By Jennifer Huget
Washington Post Staff Writer
Tuesday, January 1, 2002
U.S. cases: 21 million
Last year's big news in osteoarthritis, a painful condition characterized by cartilage deterioration and bone enlargement, was a disturbing report that Celebrex and Vioxx, two best-selling drugs used to treat arthritis pain, may slightly increase the risk of cardiovascular events, including heart attacks and strokes.
This finding, which appeared in the Journal of the American Medical Association, came from one of several published studies that raised concerns about the two drugs, taken by millions of arthritis sufferers. Celebrex and Vioxx are popular because they offer pain relief without the side effects (including increased risk of gastrointestinal ailments) associated with NSAIDs (nonsteroidal anti-inflammatory drugs) such as ibuprofen and aspirin.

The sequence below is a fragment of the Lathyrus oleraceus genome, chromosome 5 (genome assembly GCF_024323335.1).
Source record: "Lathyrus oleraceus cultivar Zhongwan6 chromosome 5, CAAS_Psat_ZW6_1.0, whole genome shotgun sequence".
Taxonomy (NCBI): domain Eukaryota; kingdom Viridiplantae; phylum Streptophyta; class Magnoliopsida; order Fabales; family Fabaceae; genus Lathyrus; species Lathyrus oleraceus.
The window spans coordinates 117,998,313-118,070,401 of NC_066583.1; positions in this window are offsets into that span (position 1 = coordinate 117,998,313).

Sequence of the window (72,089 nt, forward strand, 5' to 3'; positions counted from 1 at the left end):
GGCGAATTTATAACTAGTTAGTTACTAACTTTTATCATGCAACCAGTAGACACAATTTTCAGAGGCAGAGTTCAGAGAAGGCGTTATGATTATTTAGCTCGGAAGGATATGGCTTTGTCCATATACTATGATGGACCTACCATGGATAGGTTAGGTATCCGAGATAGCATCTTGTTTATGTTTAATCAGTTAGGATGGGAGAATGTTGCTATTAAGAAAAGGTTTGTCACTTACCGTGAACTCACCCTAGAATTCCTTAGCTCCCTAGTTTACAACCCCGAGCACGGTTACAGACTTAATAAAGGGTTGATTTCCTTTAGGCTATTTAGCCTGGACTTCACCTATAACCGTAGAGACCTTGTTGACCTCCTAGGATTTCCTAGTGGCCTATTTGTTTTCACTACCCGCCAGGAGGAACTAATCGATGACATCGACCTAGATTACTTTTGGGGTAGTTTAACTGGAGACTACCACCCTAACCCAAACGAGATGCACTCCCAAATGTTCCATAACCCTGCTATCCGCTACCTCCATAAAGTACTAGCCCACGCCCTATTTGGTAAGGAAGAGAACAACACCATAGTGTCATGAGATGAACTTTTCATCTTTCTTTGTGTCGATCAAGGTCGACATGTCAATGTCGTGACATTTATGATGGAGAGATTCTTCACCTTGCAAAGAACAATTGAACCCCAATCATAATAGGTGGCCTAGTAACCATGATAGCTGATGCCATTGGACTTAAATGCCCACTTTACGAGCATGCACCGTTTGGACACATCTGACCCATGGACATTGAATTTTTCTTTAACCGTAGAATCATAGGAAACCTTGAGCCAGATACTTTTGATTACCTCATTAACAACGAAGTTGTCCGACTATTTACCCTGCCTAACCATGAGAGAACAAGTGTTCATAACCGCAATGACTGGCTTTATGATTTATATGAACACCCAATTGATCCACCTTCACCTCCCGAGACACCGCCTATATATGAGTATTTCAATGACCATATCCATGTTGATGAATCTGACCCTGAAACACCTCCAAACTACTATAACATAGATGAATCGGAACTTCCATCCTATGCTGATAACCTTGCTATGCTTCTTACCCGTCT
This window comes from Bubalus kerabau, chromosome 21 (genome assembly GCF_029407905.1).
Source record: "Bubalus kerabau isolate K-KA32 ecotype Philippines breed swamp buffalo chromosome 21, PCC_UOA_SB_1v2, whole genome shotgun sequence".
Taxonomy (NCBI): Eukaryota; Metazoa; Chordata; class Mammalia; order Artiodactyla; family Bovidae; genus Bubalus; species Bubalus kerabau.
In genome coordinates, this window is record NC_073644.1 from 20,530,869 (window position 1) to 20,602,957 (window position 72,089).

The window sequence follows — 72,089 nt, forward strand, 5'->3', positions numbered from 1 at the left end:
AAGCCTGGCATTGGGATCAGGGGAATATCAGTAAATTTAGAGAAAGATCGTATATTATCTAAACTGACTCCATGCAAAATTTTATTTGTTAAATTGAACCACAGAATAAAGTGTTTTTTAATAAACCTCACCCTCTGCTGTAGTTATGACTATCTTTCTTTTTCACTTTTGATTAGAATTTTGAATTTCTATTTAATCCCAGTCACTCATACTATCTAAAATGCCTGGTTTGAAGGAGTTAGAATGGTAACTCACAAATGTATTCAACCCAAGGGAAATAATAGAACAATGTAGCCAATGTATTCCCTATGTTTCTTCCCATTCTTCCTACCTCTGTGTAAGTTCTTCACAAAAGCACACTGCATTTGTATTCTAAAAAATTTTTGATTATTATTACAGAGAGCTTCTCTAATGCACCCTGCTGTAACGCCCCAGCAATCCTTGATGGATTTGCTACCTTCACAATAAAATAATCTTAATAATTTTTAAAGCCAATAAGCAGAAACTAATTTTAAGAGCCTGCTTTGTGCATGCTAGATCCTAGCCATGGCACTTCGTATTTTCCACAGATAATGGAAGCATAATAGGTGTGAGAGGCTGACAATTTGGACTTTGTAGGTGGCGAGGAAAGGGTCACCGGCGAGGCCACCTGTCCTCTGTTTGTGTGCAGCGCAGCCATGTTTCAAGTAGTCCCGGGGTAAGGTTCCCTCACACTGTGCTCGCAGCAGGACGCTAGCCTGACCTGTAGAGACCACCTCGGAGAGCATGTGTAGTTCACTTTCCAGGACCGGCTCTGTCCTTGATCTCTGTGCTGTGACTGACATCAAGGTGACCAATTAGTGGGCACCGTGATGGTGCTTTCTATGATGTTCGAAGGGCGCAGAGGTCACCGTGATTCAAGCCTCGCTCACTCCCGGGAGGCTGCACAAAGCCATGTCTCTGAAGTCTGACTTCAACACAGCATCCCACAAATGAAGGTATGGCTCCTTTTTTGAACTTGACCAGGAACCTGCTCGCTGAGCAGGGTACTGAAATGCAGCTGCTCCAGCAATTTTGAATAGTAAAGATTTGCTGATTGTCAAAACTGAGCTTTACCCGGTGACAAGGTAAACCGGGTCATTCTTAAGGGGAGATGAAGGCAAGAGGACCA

Despite a flurry of lawsuits against Merck, the maker of Vioxx, and Pharmacia, the maker of Celebrex, the drugs remain recommended and common – if expensive – treatments. Merck and Pharmacia maintain that the drugs are safe.
Other big news was the launch of a National Institutes of Health (NIH) study of the effectiveness of the popular dietary supplements glucosamine and chondroitin in treating the disease. Consumer Reports issued its own evaluation of the supplements in its January 2002 issue and found them effective in easing symptoms (despite inconsistent product quality and often inadequate labeling).
Although osteoarthritis, the most common of 100 kinds of arthritis, is associated with aging, studies last year confirmed that many of the risk factors associated with its development, including excess weight and lack of fitness, are modifiable; even a third risk factor, joint injury, can often be avoided. Educating the public – including young people who don't yet see themselves as being at risk – will be a key 2002 goal of the Arthritis Foundation's National Arthritis Action Plan. Tai chi exercise programs were singled out last year as particularly helpful in reducing pain and making daily activities less difficult for older osteoarthritis sufferers.